Thursday, January 27th 2012
I completed my first night dive this evening. I was somewhat nervous going in but is was great and I can’t wait to do more night dives. As part of the training I had to practice some of the navigation skills I had learned in the navigation training earlier in the day. At one point during the dive we turned off our lights to see the phosphorescence in the water. Although it was cool, I was very happy when we turned the lights back on!
Our tropical paradise is at Cayman Coves in Grand Cayman and was totally renovated under the watchful eye of Winsome in 2008 after the death of Lionel’s Uncle, Peter Harty, in 2007. It is one of only twelve units and the complex has its now pool and two private swimming coves on the ocean. It is peaceful as it is away from the hustle & bustle of Seven Mile Beach.
I completed two of my advanced dives today, the Deep Dive and the Multi-Level Dive.
PADI and most recreational dive associations define a deep dive as between 80ft and 130ft. Anything deeper that 130ft is outside of the limits of recreational diving. Most divers will recognize 100ft as their absolute max.
My deep dive was to a depth of 100ft which is the deepest controlled dive (long story) I have ever done. As part of the training I had to do a math skills test on the boat before the dive and perform a similar math skills test at 100ft. My instructor Danielle wrote a simple math sum on a slate and I had to write the answer. The hardest part was to get the pencil to work! The point is to demonstrate the effects that nitrogen narcosis has on the body. Many divers can feel “Narked” even shallow depths and symptoms of nitrogen narc0sis can include:
- Rigid, inflexible thinking.
- Short term memory loss.
- Slow thinking
- Euphoria & elation
- Undue anxiety
I experience most of these without putting a foot in the water!
The Multi Level Computer Dive teaches techniques for extending bottom by ascending to shallower levels during the dive thus allowing your body to absorb less nitrogen.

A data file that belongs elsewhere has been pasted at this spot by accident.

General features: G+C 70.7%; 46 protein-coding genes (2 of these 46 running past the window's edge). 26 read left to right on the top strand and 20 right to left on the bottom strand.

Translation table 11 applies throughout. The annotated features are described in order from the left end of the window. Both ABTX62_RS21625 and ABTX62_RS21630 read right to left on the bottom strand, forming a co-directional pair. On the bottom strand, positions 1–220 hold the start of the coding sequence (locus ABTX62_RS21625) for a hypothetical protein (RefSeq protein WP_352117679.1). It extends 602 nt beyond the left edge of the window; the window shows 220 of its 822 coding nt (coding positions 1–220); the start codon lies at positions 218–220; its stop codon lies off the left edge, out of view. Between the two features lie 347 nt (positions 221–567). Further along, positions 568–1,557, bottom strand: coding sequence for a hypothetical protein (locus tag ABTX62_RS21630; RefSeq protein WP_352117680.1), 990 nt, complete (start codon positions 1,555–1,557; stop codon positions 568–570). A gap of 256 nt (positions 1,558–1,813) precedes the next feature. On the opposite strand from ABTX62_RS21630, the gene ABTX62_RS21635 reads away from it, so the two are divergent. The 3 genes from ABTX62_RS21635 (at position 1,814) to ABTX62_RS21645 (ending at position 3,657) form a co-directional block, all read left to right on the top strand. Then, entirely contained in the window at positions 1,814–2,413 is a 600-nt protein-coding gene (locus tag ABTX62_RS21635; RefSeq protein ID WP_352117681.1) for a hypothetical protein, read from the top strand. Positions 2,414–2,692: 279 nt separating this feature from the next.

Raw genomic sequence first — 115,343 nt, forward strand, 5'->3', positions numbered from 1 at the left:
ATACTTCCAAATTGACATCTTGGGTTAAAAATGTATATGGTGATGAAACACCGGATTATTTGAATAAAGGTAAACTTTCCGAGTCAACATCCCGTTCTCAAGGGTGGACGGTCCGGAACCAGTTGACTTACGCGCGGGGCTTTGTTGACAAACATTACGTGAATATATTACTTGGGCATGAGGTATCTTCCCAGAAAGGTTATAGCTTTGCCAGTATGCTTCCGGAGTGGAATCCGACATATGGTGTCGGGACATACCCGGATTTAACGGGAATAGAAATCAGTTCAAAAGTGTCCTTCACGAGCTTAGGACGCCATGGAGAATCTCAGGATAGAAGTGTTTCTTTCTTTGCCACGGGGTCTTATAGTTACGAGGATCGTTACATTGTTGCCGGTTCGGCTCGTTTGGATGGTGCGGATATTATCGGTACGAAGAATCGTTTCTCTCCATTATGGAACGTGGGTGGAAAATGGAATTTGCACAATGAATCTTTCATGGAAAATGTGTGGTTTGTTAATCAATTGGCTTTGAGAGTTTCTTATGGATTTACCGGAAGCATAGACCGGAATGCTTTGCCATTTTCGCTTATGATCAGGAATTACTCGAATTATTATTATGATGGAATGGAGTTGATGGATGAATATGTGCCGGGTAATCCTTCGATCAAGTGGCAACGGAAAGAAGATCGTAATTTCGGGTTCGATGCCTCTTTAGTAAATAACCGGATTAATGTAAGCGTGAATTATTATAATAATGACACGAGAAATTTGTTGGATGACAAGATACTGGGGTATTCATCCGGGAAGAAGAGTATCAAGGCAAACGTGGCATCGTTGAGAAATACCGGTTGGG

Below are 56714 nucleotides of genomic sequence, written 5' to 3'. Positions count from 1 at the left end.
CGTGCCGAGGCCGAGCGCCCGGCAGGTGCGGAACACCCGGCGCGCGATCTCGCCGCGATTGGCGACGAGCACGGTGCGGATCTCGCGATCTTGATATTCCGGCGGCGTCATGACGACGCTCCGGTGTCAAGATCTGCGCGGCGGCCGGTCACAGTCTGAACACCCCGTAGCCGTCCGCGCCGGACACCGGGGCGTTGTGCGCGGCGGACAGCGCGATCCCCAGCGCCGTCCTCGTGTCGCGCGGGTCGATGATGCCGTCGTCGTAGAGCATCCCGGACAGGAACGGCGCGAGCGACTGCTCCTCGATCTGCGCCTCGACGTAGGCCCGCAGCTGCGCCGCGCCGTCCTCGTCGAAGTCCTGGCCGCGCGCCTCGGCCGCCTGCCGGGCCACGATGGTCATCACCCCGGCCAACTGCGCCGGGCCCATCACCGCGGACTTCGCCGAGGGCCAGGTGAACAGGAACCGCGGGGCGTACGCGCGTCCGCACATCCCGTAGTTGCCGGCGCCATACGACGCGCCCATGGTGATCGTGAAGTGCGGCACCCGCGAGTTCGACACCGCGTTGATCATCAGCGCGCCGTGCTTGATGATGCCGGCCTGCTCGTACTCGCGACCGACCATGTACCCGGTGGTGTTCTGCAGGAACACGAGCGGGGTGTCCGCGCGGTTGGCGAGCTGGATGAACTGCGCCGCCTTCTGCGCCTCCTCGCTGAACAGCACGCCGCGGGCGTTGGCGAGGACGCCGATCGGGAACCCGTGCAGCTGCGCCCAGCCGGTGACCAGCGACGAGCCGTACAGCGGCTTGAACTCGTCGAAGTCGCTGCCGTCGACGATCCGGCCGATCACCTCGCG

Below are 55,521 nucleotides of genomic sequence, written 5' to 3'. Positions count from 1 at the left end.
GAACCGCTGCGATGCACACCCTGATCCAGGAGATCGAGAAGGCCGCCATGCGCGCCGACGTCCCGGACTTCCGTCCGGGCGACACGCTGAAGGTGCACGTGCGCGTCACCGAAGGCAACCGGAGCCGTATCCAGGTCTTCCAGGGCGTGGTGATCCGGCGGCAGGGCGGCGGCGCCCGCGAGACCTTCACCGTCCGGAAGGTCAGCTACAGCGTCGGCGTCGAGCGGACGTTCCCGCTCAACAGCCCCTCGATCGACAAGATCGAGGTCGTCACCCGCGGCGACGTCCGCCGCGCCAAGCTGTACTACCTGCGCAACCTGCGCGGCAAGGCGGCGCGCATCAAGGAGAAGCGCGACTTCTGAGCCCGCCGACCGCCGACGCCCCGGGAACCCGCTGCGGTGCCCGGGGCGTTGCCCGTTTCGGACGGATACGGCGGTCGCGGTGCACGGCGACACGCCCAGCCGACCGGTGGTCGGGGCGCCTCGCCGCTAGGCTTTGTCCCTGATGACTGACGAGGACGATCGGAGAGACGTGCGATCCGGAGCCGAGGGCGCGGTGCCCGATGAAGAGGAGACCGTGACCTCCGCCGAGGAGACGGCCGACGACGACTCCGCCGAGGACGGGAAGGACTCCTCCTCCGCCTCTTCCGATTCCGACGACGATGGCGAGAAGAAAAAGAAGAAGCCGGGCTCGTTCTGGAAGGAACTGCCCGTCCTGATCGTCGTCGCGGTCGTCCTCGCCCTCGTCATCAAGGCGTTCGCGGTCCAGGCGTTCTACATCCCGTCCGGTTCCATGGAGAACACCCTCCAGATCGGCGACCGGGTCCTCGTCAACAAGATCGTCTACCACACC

The highlight of the dive was seeing a large free swimming moray eel over 4ft long. This is pretty rare as they usually stay hidden in rock crevices. The pictures below not mine but will give you some idea of what they are like.
I received my basic dive certification through the YMCA in 1985. My open water test was done in the dark & freezing waters of Lake Simcoe with 10ft visibility. My first dive in the Caribbean was an eye opening experience and has quickly become a passion.
I decided that one of the items I wished to accomplish on my sabbatical was to do an advanced diver training course and cross over to a PADI certification. I signed up with Don Fosters which is a great dive facility close to our Cayman Paradise and where I do most of my diving. They are professional, very safety conscious and fun!
To get your certification you have to do five courses which include classroom theory and actual dives. Two of the courses are compulsory – Deep Diving & Underwater Navigation. My electives are Night Diving, Peak Performance Buoyancy and Multilevel & Computer Diving.
I had no problem adapting to being local as only the tourists swim at this time of year. It took me twelve days to gain enough courage to embrace the ocean and venture in up to my chest.
The Barefoot Man arrived in the Cayman Islands in 1971 on vacation and never left. He has been entertaining tourists ever since. George Nowak became the Barefoot Man as he never wore shoes. He has recorded over 500 songs and they are “…like an island drink concoction: a mixture of calypso with a bit of reggae and soca, garnished with a little country and plenty of humor…put it in a blender and you dance to the beat.”
Barefoot has an incredible sense of humour and his lyrics have something to appeal to all tastes. Some are quite risqué with titles like:
- She Loves My Deck
- Jeff the Muff Diver
- Who Put the Pepper in the Vaseline